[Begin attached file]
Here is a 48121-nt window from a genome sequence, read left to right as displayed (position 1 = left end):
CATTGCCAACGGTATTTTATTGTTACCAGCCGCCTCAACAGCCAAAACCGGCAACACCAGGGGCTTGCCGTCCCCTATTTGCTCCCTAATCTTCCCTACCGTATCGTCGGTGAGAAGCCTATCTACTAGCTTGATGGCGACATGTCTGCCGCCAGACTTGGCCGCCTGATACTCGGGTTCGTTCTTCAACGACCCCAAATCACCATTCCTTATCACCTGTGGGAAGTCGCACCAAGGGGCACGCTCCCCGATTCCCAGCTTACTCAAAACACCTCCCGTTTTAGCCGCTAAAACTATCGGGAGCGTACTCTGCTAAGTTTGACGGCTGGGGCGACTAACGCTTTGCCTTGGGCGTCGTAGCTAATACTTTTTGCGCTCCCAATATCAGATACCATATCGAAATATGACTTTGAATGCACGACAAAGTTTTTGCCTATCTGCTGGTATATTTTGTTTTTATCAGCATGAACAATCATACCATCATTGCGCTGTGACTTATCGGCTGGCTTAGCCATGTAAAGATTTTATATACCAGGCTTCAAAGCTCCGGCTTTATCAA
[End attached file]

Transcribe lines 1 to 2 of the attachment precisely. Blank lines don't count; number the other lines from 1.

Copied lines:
Here is a 48121-nt window from a genome sequence, read left to right as displayed (position 1 = left end):
CATTGCCAACGGTATTTTATTGTTACCAGCCGCCTCAACAGCCAAAACCGGCAACACCAGGGGCTTGCCGTCCCCTATTTGCTCCCTAATCTTCCCTACCGTATCGTCGGTGAGAAGCCTATCTACTAGCTTGATGGCGACATGTCTGCCGCCAGACTTGGCCGCCTGATACTCGGGTTCGTTCTTCAACGACCCCAAATCACCATTCCTTATCACCTGTGGGAAGTCGCACCAAGGGGCACGCTCCCCGATTCCCAGCTTACTCAAAACACCTCCCGTTTTAGCCGCTAAAACTATCGGGAGCGTACTCTGCTAAGTTTGACGGCTGGGGCGACTAACGCTTTGCCTTGGGCGTCGTAGCTAATACTTTTTGCGCTCCCAATATCAGATACCATATCGAAATATGACTTTGAATGCACGACAAAGTTTTTGCCTATCTGCTGGTATATTTTGTTTTTATCAGCATGAACAATCATACCATCATTGCGCTGTGACTTATCGGCTGGCTTAGCCATGTAAAGATTTTATATACCAGGCTTCAAAGCTCCGGCTTTATCAA